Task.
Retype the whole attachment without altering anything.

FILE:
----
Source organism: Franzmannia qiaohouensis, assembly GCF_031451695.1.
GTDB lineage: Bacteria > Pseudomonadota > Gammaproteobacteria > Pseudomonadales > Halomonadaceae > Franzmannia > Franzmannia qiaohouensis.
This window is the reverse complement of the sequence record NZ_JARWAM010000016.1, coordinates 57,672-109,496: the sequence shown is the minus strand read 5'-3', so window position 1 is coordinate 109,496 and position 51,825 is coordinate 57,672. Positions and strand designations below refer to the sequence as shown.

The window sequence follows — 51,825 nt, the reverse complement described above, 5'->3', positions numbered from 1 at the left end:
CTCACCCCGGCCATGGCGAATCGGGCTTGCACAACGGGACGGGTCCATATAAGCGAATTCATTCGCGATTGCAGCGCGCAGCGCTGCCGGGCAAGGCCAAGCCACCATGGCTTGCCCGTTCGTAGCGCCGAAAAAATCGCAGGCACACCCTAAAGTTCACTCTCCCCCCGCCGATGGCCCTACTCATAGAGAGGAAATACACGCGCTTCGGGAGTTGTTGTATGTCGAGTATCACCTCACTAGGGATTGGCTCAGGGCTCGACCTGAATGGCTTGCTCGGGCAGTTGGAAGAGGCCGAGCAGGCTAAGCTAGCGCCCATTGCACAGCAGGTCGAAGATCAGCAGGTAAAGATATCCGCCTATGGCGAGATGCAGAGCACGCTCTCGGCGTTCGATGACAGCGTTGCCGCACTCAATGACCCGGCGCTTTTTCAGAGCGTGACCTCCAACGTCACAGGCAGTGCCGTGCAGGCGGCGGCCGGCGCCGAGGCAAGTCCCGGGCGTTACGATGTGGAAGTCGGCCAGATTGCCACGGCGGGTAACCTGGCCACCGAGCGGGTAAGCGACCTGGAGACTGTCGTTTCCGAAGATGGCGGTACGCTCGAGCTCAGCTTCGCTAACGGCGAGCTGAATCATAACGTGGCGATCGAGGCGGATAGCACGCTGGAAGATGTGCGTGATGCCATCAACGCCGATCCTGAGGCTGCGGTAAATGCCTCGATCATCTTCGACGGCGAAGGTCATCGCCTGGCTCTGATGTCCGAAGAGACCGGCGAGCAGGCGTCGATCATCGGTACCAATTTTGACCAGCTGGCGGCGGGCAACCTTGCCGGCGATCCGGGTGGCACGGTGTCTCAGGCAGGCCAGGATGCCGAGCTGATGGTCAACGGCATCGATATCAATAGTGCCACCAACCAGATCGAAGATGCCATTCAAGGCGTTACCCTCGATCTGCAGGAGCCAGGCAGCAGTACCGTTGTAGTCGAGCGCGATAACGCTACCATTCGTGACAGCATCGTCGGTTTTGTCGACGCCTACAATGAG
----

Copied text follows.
Source organism: Franzmannia qiaohouensis, assembly GCF_031451695.1.
GTDB lineage: Bacteria > Pseudomonadota > Gammaproteobacteria > Pseudomonadales > Halomonadaceae > Franzmannia > Franzmannia qiaohouensis.
This window is the reverse complement of the sequence record NZ_JARWAM010000016.1, coordinates 57,672-109,496: the sequence shown is the minus strand read 5'-3', so window position 1 is coordinate 109,496 and position 51,825 is coordinate 57,672. Positions and strand designations below refer to the sequence as shown.

The window sequence follows — 51,825 nt, the reverse complement described above, 5'->3', positions numbered from 1 at the left end:
CTCACCCCGGCCATGGCGAATCGGGCTTGCACAACGGGACGGGTCCATATAAGCGAATTCATTCGCGATTGCAGCGCGCAGCGCTGCCGGGCAAGGCCAAGCCACCATGGCTTGCCCGTTCGTAGCGCCGAAAAAATCGCAGGCACACCCTAAAGTTCACTCTCCCCCCGCCGATGGCCCTACTCATAGAGAGGAAATACACGCGCTTCGGGAGTTGTTGTATGTCGAGTATCACCTCACTAGGGATTGGCTCAGGGCTCGACCTGAATGGCTTGCTCGGGCAGTTGGAAGAGGCCGAGCAGGCTAAGCTAGCGCCCATTGCACAGCAGGTCGAAGATCAGCAGGTAAAGATATCCGCCTATGGCGAGATGCAGAGCACGCTCTCGGCGTTCGATGACAGCGTTGCCGCACTCAATGACCCGGCGCTTTTTCAGAGCGTGACCTCCAACGTCACAGGCAGTGCCGTGCAGGCGGCGGCCGGCGCCGAGGCAAGTCCCGGGCGTTACGATGTGGAAGTCGGCCAGATTGCCACGGCGGGTAACCTGGCCACCGAGCGGGTAAGCGACCTGGAGACTGTCGTTTCCGAAGATGGCGGTACGCTCGAGCTCAGCTTCGCTAACGGCGAGCTGAATCATAACGTGGCGATCGAGGCGGATAGCACGCTGGAAGATGTGCGTGATGCCATCAACGCCGATCCTGAGGCTGCGGTAAATGCCTCGATCATCTTCGACGGCGAAGGTCATCGCCTGGCTCTGATGTCCGAAGAGACCGGCGAGCAGGCGTCGATCATCGGTACCAATTTTGACCAGCTGGCGGCGGGCAACCTTGCCGGCGATCCGGGTGGCACGGTGTCTCAGGCAGGCCAGGATGCCGAGCTGATGGTCAACGGCATCGATATCAATAGTGCCACCAACCAGATCGAAGATGCCATTCAAGGCGTTACCCTCGATCTGCAGGAGCCAGGCAGCAGTACCGTTGTAGTCGAGCGCGATAACGCTACCATTCGTGACAGCATCGTCGGTTTTGTCGACGCCTACAATGAG